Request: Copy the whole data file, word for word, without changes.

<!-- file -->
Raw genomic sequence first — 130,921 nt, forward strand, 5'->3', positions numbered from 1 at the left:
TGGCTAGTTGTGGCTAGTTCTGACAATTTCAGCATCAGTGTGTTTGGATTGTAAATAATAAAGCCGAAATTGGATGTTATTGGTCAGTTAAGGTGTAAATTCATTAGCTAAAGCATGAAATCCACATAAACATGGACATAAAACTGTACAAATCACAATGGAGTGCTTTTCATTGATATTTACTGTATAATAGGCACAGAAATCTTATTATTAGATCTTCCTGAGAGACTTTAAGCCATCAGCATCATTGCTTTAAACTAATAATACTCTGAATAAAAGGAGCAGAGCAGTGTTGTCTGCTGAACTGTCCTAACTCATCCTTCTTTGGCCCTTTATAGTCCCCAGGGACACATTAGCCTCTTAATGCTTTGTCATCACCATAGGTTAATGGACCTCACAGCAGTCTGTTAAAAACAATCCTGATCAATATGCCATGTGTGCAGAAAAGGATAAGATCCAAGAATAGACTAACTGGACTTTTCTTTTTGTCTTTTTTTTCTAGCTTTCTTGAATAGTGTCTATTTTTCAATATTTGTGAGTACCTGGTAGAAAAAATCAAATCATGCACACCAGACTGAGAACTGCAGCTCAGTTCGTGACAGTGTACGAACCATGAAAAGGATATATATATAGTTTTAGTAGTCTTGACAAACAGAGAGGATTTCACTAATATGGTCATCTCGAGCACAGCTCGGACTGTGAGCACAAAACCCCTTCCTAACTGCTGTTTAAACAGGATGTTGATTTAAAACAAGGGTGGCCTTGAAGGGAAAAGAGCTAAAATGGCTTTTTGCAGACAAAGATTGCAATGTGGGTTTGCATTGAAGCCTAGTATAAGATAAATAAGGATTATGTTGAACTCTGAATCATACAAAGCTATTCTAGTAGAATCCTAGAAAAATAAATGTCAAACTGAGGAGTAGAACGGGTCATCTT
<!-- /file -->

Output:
Raw genomic sequence first — 130,921 nt, forward strand, 5'->3', positions numbered from 1 at the left:
TGGCTAGTTGTGGCTAGTTCTGACAATTTCAGCATCAGTGTGTTTGGATTGTAAATAATAAAGCCGAAATTGGATGTTATTGGTCAGTTAAGGTGTAAATTCATTAGCTAAAGCATGAAATCCACATAAACATGGACATAAAACTGTACAAATCACAATGGAGTGCTTTTCATTGATATTTACTGTATAATAGGCACAGAAATCTTATTATTAGATCTTCCTGAGAGACTTTAAGCCATCAGCATCATTGCTTTAAACTAATAATACTCTGAATAAAAGGAGCAGAGCAGTGTTGTCTGCTGAACTGTCCTAACTCATCCTTCTTTGGCCCTTTATAGTCCCCAGGGACACATTAGCCTCTTAATGCTTTGTCATCACCATAGGTTAATGGACCTCACAGCAGTCTGTTAAAAACAATCCTGATCAATATGCCATGTGTGCAGAAAAGGATAAGATCCAAGAATAGACTAACTGGACTTTTCTTTTTGTCTTTTTTTTCTAGCTTTCTTGAATAGTGTCTATTTTTCAATATTTGTGAGTACCTGGTAGAAAAAATCAAATCATGCACACCAGACTGAGAACTGCAGCTCAGTTCGTGACAGTGTACGAACCATGAAAAGGATATATATATAGTTTTAGTAGTCTTGACAAACAGAGAGGATTTCACTAATATGGTCATCTCGAGCACAGCTCGGACTGTGAGCACAAAACCCCTTCCTAACTGCTGTTTAAACAGGATGTTGATTTAAAACAAGGGTGGCCTTGAAGGGAAAAGAGCTAAAATGGCTTTTTGCAGACAAAGATTGCAATGTGGGTTTGCATTGAAGCCTAGTATAAGATAAATAAGGATTATGTTGAACTCTGAATCATACAAAGCTATTCTAGTAGAATCCTAGAAAAATAAATGTCAAACTGAGGAGTAGAACGGGTCATCTT